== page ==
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  Lt. Colonel William Henry Chapman Society

  A North Carolina Military Roundtable

GREENSBORO DAILY NEWS


Greensboro, N.C., SATURDAY, SEPTEMBER 7, 1929.

Col. William Henry Chapman

Passes At His Home In City


Distinguished Confederate Veteran and Prominent Citizen

Who Was Lieutenant Colonel In Mosby’s Cavalry, Dies.

Funeral at 10 A. M. Today at St. Andrew’s. 

Col. William Henry Chapman, 89 years of age, distinguished Confederate veteran and prominent citizen, died at 2 o’clock yesterday morning at his home, 840 West Market street, following illness of 10 days. Death appears to have been caused by overtaxing of the heart due to the infirmities of advanced years.


Funeral services for this noted veteran, who was lieutenant colonel in the 43rd battalion of Virginia cavalry, known as Mosby’s battalion, will be conducted at 10 o’clock this morning at St. Andrews Episcopal church, of which he was a vestryman. The officiating ministers will be Rev. C. E. Buxton, rector of St. Andrew’s; Colonel Chapman’s sons, Rev. J. H. Chapman, of Greenwich, Conn., and Rev. J. J. Chapman, of Kyoto, Japan, and his son-in-law, Rev. W. H. K. Pendleton, rector of the Episcopal Church of the Advent, Spartanburg, S. C. Burial will be in Green Hill cemetery.


Active pallbearers will be S. V. Ziglar, C. P. Langley, H. E. Redmond, G. H. Newman, Jackson Morton and J. R. Donnell. Honorary pallbearers will be Robinson Stabler, Dorian Blair, C. J. Faulstick, J. W. Angel, Judge S. B. Adams, Kenneth Pinnix, T. H. Crocker, C. E. Anderson, V. C. McAdoo, R. D. Douglas, Banks H. Mebane and Frank Challen. The honorary pallbearers have been requested to meet at 9:50 o’clock this morning at St. Andrew’s.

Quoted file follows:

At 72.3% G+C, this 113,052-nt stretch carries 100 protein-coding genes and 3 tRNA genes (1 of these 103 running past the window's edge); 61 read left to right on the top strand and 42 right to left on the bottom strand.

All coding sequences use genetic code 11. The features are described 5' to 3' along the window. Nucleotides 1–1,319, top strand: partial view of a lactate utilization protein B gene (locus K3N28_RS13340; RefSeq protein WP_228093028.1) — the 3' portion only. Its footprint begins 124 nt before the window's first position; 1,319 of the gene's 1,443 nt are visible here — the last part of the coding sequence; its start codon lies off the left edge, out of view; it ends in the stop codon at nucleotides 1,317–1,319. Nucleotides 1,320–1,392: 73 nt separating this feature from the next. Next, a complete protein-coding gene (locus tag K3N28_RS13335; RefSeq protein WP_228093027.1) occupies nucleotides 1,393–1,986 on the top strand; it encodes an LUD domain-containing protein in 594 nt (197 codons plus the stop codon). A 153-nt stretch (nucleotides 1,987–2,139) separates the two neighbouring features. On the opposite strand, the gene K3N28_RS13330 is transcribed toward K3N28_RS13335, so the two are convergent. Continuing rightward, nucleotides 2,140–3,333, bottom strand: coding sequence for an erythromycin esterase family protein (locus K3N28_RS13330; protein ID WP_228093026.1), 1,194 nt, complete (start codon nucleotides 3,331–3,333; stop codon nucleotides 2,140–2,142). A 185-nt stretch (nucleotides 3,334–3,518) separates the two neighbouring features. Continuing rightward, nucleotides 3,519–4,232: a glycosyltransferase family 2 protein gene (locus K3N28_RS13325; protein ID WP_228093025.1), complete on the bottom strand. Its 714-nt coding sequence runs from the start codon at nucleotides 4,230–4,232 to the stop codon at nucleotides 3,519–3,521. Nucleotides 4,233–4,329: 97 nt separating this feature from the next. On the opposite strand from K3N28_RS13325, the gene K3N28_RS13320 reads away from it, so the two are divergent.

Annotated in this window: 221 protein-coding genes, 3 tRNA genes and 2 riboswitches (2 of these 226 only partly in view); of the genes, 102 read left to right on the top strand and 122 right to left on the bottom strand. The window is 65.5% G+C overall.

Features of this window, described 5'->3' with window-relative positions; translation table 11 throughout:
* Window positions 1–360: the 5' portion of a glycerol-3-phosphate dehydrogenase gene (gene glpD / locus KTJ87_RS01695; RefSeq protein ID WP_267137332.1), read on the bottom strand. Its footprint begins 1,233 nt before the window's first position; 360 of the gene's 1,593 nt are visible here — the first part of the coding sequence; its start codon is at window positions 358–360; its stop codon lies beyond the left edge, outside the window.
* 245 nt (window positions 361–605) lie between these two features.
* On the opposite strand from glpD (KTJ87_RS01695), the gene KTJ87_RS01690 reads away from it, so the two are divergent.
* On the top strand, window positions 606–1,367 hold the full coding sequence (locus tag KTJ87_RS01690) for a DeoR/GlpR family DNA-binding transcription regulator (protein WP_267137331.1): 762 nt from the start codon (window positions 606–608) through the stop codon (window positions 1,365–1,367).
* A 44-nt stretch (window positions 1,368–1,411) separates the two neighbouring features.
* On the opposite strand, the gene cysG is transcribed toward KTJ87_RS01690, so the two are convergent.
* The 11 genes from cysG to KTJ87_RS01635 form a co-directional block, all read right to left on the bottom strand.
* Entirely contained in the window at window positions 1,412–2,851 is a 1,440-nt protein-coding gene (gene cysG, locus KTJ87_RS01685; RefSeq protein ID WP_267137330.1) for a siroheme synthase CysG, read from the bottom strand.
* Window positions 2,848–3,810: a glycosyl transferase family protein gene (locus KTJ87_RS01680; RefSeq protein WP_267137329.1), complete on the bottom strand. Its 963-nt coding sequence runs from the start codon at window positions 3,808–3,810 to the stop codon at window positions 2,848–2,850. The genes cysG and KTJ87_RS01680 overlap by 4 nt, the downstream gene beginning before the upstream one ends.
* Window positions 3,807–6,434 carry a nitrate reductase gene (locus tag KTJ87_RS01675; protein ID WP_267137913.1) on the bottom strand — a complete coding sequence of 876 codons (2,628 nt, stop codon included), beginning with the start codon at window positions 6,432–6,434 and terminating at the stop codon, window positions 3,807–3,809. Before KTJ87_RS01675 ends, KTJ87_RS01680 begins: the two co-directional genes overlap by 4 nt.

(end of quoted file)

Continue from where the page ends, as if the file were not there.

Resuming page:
Colonel Chapman leaves four sons and four daughters. They are Major William A. Chapman, of Cedartown, Ga.; Rev. James J. Chapman, of Kyoto, Japan; Rev. John H. Chapman, of Greenwich, Conn.; S. F. Chapman, of Pittsburgh, Pa.; Mrs. R. U. Booking, of Loretto, Va.; Mrs. W. H. K. Pendleton, of Spartanburg, S. C.; Mrs. Herbert S. Newman, of Gordonis, Va.; and Miss Katherine Chapman, of Greensboro. He also leaves a grandson, Cary B. Pendleton, of Spartanburg, S. C.; two granddaughters, Miss Elizabeth and Miss Josephine Pendleton, of Spartanburg, and two great-grandchildren, Sam Good and Miss Betty Good, of Cedartown, Ga. All of these were present at the time of his death.


William Henry Chapman was born April 17, 1840, in Madison county, Virginia. He was one of the large family of William Allen Chapman and Elizabeth Forrer Chapman. He was educated at the University of Virginia and was a student there when on his 21st birthday, April 17, 1861, his native state seceded from the union. Foreseeing the need of artillery for the new government, he took part in the organization of an artillery company; subsequently he became captain of the Dixie artillery, which had a very active part in sanguinary encounters of the civil war.


At the second battle of Manassas Captain Chapman, seeing General Longstreet riding rapidly toward the front, without orders but with unerring military instinct, ordered his horses harnessed and his batteries made ready for action. When a courier, spurring a foaming horse, brought General Longstreet’s order for artillery the Dixie battery reported, dashing to the front at a full gallop. The tide of battle was turned, but the Dixie battery had paid a fearful price. In the consolidation of shattered fragments of artillery all that was left of that battery passed out of existence, and the young artilleryman found himself temporarily without a command.